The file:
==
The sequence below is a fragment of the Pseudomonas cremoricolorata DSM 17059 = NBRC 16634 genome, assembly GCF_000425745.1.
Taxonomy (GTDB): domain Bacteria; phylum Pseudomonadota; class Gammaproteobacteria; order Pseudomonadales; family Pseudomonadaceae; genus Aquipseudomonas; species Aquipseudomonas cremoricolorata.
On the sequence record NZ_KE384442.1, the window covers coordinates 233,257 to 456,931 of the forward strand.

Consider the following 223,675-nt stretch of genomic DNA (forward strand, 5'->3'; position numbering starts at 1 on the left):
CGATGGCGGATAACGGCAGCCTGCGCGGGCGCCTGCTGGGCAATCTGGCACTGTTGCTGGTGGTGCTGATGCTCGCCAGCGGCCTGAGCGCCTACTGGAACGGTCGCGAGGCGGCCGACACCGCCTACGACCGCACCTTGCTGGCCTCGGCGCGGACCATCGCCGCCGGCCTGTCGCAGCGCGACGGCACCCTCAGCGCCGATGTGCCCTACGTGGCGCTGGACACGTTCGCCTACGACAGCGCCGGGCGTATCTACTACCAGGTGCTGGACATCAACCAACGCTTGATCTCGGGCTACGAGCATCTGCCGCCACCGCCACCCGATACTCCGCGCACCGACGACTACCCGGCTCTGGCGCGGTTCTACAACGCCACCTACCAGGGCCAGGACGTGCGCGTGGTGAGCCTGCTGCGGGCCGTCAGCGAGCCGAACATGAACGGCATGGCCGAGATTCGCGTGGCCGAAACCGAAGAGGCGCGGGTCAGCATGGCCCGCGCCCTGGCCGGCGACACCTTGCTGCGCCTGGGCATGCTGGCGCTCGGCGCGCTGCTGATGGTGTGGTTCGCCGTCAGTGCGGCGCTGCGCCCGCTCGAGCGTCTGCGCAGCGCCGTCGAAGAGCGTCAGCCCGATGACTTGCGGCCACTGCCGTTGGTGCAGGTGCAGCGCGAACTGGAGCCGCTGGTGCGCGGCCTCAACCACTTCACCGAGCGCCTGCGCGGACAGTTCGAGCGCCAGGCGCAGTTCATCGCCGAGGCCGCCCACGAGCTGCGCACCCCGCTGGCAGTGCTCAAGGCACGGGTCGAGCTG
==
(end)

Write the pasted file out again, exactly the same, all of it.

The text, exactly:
The sequence below is a fragment of the Pseudomonas cremoricolorata DSM 17059 = NBRC 16634 genome, assembly GCF_000425745.1.
Taxonomy (GTDB): domain Bacteria; phylum Pseudomonadota; class Gammaproteobacteria; order Pseudomonadales; family Pseudomonadaceae; genus Aquipseudomonas; species Aquipseudomonas cremoricolorata.
On the sequence record NZ_KE384442.1, the window covers coordinates 233,257 to 456,931 of the forward strand.

Consider the following 223,675-nt stretch of genomic DNA (forward strand, 5'->3'; position numbering starts at 1 on the left):
CGATGGCGGATAACGGCAGCCTGCGCGGGCGCCTGCTGGGCAATCTGGCACTGTTGCTGGTGGTGCTGATGCTCGCCAGCGGCCTGAGCGCCTACTGGAACGGTCGCGAGGCGGCCGACACCGCCTACGACCGCACCTTGCTGGCCTCGGCGCGGACCATCGCCGCCGGCCTGTCGCAGCGCGACGGCACCCTCAGCGCCGATGTGCCCTACGTGGCGCTGGACACGTTCGCCTACGACAGCGCCGGGCGTATCTACTACCAGGTGCTGGACATCAACCAACGCTTGATCTCGGGCTACGAGCATCTGCCGCCACCGCCACCCGATACTCCGCGCACCGACGACTACCCGGCTCTGGCGCGGTTCTACAACGCCACCTACCAGGGCCAGGACGTGCGCGTGGTGAGCCTGCTGCGGGCCGTCAGCGAGCCGAACATGAACGGCATGGCCGAGATTCGCGTGGCCGAAACCGAAGAGGCGCGGGTCAGCATGGCCCGCGCCCTGGCCGGCGACACCTTGCTGCGCCTGGGCATGCTGGCGCTCGGCGCGCTGCTGATGGTGTGGTTCGCCGTCAGTGCGGCGCTGCGCCCGCTCGAGCGTCTGCGCAGCGCCGTCGAAGAGCGTCAGCCCGATGACTTGCGGCCACTGCCGTTGGTGCAGGTGCAGCGCGAACTGGAGCCGCTGGTGCGCGGCCTCAACCACTTCACCGAGCGCCTGCGCGGACAGTTCGAGCGCCAGGCGCAGTTCATCGCCGAGGCCGCCCACGAGCTGCGCACCCCGCTGGCAGTGCTCAAGGCACGGGTCGAGCTG